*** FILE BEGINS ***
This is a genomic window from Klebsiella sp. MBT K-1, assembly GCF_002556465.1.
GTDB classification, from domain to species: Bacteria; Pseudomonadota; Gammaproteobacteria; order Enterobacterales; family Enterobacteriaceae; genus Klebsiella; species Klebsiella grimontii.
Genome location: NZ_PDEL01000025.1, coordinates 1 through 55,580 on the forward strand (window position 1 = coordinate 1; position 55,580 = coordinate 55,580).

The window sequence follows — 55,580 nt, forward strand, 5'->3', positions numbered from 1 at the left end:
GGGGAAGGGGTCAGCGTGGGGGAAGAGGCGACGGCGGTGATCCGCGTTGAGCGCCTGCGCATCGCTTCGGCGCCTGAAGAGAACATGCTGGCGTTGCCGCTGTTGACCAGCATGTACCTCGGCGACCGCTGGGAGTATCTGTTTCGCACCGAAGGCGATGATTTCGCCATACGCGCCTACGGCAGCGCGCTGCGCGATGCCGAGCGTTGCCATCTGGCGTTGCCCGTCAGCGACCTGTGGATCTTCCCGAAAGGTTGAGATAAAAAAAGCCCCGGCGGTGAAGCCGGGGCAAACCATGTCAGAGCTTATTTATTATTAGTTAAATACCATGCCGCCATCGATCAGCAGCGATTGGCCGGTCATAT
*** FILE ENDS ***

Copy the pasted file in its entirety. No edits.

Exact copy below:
This is a genomic window from Klebsiella sp. MBT K-1, assembly GCF_002556465.1.
GTDB classification, from domain to species: Bacteria; Pseudomonadota; Gammaproteobacteria; order Enterobacterales; family Enterobacteriaceae; genus Klebsiella; species Klebsiella grimontii.
Genome location: NZ_PDEL01000025.1, coordinates 1 through 55,580 on the forward strand (window position 1 = coordinate 1; position 55,580 = coordinate 55,580).

The window sequence follows — 55,580 nt, forward strand, 5'->3', positions numbered from 1 at the left end:
GGGGAAGGGGTCAGCGTGGGGGAAGAGGCGACGGCGGTGATCCGCGTTGAGCGCCTGCGCATCGCTTCGGCGCCTGAAGAGAACATGCTGGCGTTGCCGCTGTTGACCAGCATGTACCTCGGCGACCGCTGGGAGTATCTGTTTCGCACCGAAGGCGATGATTTCGCCATACGCGCCTACGGCAGCGCGCTGCGCGATGCCGAGCGTTGCCATCTGGCGTTGCCCGTCAGCGACCTGTGGATCTTCCCGAAAGGTTGAGATAAAAAAAGCCCCGGCGGTGAAGCCGGGGCAAACCATGTCAGAGCTTATTTATTATTAGTTAAATACCATGCCGCCATCGATCAGCAGCGATTGGCCGGTCATAT